The Fair Work Commission must start to deal with an application for an order to stop bullying within 14 days after the application is made.
The making of an application does not of itself stop any actions taking place at a workplace. This includes meetings in respect of performance, potential dismissal or investigations.
The Fair Work Act 2009 (the Fair Work Act) provides the Commission with flexibility to inform itself as it considers appropriate in relation to an application for an order to stop the bullying. This may include contacting the employer or other parties to the application, conducting a conference or holding a formal hearing.
The President may refer a matter to a work health and safety (WHS) regulator where it considers this necessary and appropriate. If such a referral is made, it does not necessarily mean that the Commission will defer dealing with an application before it. The Fair Work Act specifically provides that an applicant may have an action under a work health and safety law as well as an application before the Commission.
The Commission is required to consider the evidence and whether, assessed objectively, that evidence constitutes bullying behaviour and, in that context, whether it comprised reasonable management action carried out in a reasonable manner.
It is not necessary for the Commission to undertake a complete investigation of the background to the concerns raised and make findings about each of those occasions. The Commission is not required by the relevant provisions of the Fair Work Act to set out a point-by-point merits review of each aspect of the applicant’s claim.
The Commission does not have an investigatory role in relation to allegations of bullying at work. It is for the parties to present their own case and for the Commission to determine whether it is satisfied that a worker has been bullied at work and that there is a risk that the bullying will continue before an order can be made.
Prior to this determination being made, a Member is likely to hold a preliminary conference to consider how the matter will proceed and how the parties will conduct themselves during the course of proceedings. A matter may then be listed for a determinative conference or a hearing to determine whether or not to make an order to stop bullying.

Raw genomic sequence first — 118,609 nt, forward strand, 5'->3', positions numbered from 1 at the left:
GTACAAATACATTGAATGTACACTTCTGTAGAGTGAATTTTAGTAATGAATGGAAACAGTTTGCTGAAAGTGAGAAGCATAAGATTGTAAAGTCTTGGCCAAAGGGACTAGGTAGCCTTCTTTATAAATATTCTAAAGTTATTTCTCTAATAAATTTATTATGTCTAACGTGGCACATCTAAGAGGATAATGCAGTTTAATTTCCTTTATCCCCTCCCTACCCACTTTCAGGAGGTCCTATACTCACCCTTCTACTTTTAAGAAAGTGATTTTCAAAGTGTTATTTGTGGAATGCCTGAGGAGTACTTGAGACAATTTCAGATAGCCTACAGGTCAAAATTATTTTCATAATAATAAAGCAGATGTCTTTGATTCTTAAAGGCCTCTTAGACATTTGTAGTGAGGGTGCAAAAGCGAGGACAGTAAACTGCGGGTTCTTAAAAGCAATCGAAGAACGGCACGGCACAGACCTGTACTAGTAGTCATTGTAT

See Fair Work Act s.592 and s.593
Any conference conducted by the Commission must be held in private unless the Commission specifically directs otherwise.
In private means that members of the public are excluded. Persons who are necessary for the Commission to perform its functions are permitted to be present.In the course of dealing with a matter, the Commission may conduct mediation or conciliation, make a recommendation to the parties or express an opinion.
A Commission member takes account of particular circumstances of the parties in conducting the arbitration by determinative conference. In a matter where both parties are self-represented the matter will be listed for determinative conference unless the member decides otherwise.
While determinative conferences are held in private, the Commission will still publish its reasons for decision, including the names of the parties, on the Commission’s website (unless the Commission decides otherwise).
Determinative conferences may involve more informal procedures than in a hearing.
A hearing is a proceeding which is generally conducted in public, resulting in a decision. Hearings are more formal than conferences.
The Commission can only conduct a hearing if it considers it appropriate to do so. In making this decision the Commission must take into account:
 Fair Work Act s.789FE(1).
 Fair Work Act s.590.
 Revised Explanatory Memorandum, Fair Work Amendment Bill 2013 at para. 117.
 Fair Work Act s789FH.
 Fair Work Act s.592(3).
 SZAYW v Minister for Immigration and Multicultural and Indigenous Affairs  HCA 49 (5 October 2006) at para. 25, [(2006) 230 CLR 486].
 Fair Work Act s.592(4).
 Fair Work Act s.399(1).
 Fair Work Act ss.399(1)(a) and (b).